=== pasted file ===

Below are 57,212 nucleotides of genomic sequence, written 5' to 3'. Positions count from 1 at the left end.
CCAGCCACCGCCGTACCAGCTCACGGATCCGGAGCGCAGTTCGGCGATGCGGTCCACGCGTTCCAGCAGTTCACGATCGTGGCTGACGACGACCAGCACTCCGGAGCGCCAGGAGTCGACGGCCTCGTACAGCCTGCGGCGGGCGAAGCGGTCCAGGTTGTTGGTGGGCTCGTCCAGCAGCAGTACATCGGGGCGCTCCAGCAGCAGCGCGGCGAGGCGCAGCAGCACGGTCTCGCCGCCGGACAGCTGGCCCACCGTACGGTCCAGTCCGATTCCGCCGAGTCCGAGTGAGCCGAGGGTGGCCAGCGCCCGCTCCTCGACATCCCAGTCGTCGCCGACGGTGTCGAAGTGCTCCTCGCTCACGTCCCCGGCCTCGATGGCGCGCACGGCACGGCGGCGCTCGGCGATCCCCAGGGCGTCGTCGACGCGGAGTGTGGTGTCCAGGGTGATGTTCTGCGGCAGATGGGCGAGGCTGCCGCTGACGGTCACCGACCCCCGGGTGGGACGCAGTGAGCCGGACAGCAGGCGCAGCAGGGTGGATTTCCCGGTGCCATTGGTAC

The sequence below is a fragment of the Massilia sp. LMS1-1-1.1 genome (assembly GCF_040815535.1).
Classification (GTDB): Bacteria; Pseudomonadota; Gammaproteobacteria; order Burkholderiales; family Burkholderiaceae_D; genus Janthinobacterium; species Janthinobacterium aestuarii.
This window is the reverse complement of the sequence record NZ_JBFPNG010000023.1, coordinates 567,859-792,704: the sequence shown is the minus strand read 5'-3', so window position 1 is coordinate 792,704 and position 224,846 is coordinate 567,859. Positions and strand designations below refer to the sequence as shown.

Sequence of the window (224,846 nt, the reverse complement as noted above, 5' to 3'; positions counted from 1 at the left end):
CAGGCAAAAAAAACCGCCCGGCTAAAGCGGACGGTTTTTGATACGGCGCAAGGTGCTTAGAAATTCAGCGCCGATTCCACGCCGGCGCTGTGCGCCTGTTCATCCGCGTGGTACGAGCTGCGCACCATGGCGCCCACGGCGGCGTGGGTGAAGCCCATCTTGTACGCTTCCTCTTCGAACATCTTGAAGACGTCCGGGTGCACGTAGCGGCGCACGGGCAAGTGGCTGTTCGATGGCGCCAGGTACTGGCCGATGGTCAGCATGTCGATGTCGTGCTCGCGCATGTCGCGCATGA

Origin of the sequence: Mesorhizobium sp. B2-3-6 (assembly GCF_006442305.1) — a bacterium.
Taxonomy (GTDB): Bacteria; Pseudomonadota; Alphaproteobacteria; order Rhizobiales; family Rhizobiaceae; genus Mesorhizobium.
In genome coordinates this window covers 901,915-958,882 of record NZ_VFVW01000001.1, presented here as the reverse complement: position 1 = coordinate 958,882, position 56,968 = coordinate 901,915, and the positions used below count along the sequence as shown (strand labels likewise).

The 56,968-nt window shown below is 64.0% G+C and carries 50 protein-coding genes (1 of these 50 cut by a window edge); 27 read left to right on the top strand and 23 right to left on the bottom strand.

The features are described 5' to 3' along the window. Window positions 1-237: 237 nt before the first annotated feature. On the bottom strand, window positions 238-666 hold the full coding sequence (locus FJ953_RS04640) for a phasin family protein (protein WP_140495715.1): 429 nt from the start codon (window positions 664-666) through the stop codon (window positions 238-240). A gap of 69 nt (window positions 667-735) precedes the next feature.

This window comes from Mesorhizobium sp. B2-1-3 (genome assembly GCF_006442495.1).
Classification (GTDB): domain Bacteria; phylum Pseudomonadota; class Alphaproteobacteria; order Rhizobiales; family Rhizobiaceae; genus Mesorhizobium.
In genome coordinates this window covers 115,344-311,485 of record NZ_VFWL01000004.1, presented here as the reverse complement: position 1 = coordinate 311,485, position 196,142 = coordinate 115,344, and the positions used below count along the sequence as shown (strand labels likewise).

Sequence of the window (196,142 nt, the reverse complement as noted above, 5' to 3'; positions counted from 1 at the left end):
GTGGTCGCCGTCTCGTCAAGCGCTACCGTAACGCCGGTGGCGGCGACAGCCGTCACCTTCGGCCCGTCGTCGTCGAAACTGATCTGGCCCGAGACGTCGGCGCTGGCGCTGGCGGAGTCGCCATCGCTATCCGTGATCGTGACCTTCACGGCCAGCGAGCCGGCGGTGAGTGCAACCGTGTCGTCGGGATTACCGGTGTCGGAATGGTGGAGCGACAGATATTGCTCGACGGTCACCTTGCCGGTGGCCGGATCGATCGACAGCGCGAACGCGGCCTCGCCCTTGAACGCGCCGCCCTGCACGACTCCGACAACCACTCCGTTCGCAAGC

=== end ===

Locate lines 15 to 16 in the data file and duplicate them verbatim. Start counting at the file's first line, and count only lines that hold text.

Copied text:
In genome coordinates this window covers 115,344-311,485 of record NZ_VFWL01000004.1, presented here as the reverse complement: position 1 = coordinate 311,485, position 196,142 = coordinate 115,344, and the positions used below count along the sequence as shown (strand labels likewise).

Sequence of the window (196,142 nt, the reverse complement as noted above, 5' to 3'; positions counted from 1 at the left end):